Have you ever wondered what the deal is with water changes on your aquarium? You have a filter and it was probably the best one on the market when it was installed, so dumping out water and adding more seems redundant, right?
Or, you have a brand new aquarium and you’ve added your favorite kind of fish right after you set up the tank. But when you check on them the next day they’re all dead. What gives?
Both of these questions have the same answer: The Nitrogen Cycle of the Aquarium.
The Nitrogen Cycle
Let’s break this down by first explaining what the Nitrogen Cycle is. Take a look at the picture below.
When fish eat and breathe any waste that comes from the fish is converted to Ammonia. And just like the concentrated cleaning chemical, high amounts of Ammonia in your aquarium is bad news. Your fish can experience Ammonia burn on their fins and gills and it will quickly decrease their health and longevity.
In an established tank, good bacteria called Nitrosomonas will break down the Ammonia in the water and convert it to Nitrite. While it’s no longer chemically Ammonia, Nitrite is still harmful in any quantity.
Nitrite is then broken down by more good bacteria called Nitrobacter, and converts Nitrite to Nitrate. Nitrate is much less harmful (in low amounts) in your aquarium. When you test your aquarium water a healthy reading for your tank should be Ammonia: 0ppm, Nitrite: 0ppm, Nitrates: <50ppm*.
*ppm stands for Parts Per Million.
While your filter does work to break down the Ammonia and Nitrite in your aquarium by housing the good bacteria in the filter and in the substrate of the tank, it can’t get everything. Eventually those levels of Nitrate will build up to harmful levels.
Which brings us back to Question 1: Why do I need to do a water change if I already have a filter on my tank?
Water changes are necessary for removing water with built-up levels of Nitrate. In nature, this water would be naturally filtered out by aquatic plants and small bodies of water like a river or a stream leading away from the lake or pond. However, in an aquarium the natural filtration processes have to be done by hand.
A good rule of thumb is to change out 30% (roughly one third) of the aquarium water and replace it with clean dechlorinated water once a month. If you don’t have access to Reverse Osmosis water to refill your aquarium, then tap water treated with tap water conditioner/dechlorinator that is the same temperature as your aquarium water will do just fine.
Tip: If you’re in the warmer months of the year and your aquarium seems to be evaporating faster than usual, you can top it off with clean dechlorinated water. If you have a saltwater aquarium, be sure to top off with fresh water and not saltwater. The salt gets left behind during evaporation, so it won’t change the salinity of your tank if you top off with fresh water, but it will spike the salinity if you top off with saltwater.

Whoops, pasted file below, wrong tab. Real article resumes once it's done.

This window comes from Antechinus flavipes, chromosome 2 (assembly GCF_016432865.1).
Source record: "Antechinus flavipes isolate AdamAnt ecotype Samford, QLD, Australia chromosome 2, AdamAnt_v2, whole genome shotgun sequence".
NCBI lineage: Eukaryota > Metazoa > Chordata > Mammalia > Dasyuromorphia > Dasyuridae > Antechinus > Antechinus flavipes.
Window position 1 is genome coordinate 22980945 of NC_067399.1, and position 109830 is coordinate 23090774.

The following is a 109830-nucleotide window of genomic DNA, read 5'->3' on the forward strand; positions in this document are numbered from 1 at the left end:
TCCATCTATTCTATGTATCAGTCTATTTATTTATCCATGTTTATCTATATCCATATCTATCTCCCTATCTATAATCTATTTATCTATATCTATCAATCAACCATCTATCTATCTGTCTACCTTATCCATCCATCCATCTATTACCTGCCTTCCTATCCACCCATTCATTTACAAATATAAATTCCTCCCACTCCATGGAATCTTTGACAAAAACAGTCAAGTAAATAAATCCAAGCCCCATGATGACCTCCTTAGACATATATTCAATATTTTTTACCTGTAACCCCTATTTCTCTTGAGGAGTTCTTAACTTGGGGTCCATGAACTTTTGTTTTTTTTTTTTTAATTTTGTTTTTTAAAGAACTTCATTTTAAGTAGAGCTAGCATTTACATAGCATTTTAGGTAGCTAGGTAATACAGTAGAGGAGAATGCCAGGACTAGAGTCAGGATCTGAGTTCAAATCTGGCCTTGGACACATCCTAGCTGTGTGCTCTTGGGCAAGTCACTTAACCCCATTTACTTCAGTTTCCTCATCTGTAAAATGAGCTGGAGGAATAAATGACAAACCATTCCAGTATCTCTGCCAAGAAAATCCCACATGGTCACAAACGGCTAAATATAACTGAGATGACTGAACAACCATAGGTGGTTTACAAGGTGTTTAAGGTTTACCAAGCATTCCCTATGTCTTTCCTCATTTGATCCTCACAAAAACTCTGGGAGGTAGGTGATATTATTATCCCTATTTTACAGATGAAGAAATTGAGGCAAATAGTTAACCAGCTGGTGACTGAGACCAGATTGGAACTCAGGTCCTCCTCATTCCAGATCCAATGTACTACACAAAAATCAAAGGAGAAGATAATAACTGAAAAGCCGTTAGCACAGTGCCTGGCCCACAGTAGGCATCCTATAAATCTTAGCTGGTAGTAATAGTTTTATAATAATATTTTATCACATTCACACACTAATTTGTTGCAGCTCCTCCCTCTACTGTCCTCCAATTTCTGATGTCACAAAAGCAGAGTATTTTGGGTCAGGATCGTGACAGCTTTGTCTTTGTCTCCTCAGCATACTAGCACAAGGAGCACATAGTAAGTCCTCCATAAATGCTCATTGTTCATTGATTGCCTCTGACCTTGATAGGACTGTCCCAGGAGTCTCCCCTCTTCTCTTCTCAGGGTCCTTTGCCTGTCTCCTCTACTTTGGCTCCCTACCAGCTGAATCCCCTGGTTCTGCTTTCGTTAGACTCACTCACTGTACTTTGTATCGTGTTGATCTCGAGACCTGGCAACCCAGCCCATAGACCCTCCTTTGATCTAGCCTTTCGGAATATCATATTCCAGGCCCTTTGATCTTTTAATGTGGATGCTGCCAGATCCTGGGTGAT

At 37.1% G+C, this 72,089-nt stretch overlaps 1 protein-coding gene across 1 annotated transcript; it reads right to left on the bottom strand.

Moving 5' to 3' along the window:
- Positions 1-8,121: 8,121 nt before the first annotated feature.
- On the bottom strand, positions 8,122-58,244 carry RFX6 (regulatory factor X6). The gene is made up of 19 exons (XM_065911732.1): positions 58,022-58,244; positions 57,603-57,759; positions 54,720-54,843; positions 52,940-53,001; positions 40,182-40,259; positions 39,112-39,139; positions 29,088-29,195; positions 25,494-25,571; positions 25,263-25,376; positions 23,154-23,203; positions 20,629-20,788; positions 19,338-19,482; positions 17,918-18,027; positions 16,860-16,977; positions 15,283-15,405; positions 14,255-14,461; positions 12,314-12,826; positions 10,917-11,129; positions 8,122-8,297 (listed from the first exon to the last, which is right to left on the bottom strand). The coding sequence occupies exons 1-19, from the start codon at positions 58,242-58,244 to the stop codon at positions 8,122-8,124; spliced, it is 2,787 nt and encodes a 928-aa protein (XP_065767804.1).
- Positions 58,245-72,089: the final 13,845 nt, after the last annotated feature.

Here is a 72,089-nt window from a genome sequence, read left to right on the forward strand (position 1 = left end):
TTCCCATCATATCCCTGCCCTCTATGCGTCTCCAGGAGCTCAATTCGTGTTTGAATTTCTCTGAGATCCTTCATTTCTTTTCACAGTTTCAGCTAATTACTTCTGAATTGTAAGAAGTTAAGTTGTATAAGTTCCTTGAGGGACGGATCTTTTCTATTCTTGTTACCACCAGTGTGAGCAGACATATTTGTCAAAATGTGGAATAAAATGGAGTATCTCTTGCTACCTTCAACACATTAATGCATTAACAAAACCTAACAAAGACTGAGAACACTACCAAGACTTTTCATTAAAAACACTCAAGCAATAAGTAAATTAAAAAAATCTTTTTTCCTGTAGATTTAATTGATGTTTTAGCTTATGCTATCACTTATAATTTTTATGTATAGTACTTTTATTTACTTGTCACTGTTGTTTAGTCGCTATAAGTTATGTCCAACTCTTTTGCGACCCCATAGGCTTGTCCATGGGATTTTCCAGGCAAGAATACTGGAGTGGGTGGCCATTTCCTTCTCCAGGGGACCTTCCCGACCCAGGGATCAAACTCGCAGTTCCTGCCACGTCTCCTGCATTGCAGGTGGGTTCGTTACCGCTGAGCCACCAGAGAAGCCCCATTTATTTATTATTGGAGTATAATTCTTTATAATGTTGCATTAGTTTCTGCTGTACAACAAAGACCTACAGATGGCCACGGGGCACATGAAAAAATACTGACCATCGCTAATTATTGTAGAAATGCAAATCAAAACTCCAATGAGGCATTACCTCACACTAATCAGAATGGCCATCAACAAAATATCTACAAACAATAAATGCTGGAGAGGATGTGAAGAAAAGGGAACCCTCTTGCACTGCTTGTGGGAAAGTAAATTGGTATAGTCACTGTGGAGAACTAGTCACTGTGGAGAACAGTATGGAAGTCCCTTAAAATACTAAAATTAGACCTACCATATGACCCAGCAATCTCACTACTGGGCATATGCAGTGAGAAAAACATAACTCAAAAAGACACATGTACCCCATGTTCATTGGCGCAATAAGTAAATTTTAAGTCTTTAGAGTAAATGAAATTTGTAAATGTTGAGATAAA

New Tank Syndrome
Now on to Question 2: Why are all my new fish dead? It’s a brand-new tank! Well, there’s a reason it’s called “New Tank Syndrome.”
New Tank Syndrome is one of the most common issues that new (or impatient) fish hobbyists run into. An aquarium that has just been set up needs time to build up the beneficial bacteria in the filter and the substrate. Otherwise what happens is a big spike in Ammonia from the fish waste, and there’s no beneficial bacteria to break it down and convert it through Nitrite to Nitrate.
Experienced hobbyists know how to seed their filters by literally taking the biological part of the filter media from an established tank and transferring it to a new one. This piggy-backs the beneficial bacteria from the established tank to the new one.
But if you can’t grow your own beneficial bacterial, store-bought is fine. There are bacterial and chemical additives that are made specifically to jump-start the Nitrogen Cycle in a new aquarium and avoid New Tank Syndrome.
Your new aquarium should cycle for a week or two with the beneficial bacteria building up without fish or other livestock present. You should test your water parameters about every 2-3 days to make sure it’s cycling correctly. If you can, record your testing data. You’ll be able to see when your tank goes through a big Ammonia spike, then it will drop as the bulk of it is converted to Nitrite and then on to Nitrate. When you test your aquarium water it should be Ammonia: 0ppm, Nitrite: 0ppm, Nitrates: <50ppm.
When your water parameters are within acceptable ranges, then you can slowly start to add fish. Another big factor in new tanks “crashing” is because there are too many fish, inverts or corals added at once. The Ammonia spikes and the bacteria colonies that are present in the aquarium can’t handle the bio-load and the new additions die.
It’s best to wait a week or two in between adding new livestock to the tank. The best way to know for sure is to test your water parameters to make sure they’re within acceptable ranges before you head off to the local fish store.
But water changes aren’t the only things you have to stay on top of. Experienced aquarists know that there’s a whole host of maintenance that comes with an aquarium. Click here to see what other water parameters need to be monitored in your reef aquarium.
Making sure that you can handle the work required of an aquarium is an important part of being a hobbyist. Click here to find out what aquarium type is right for you.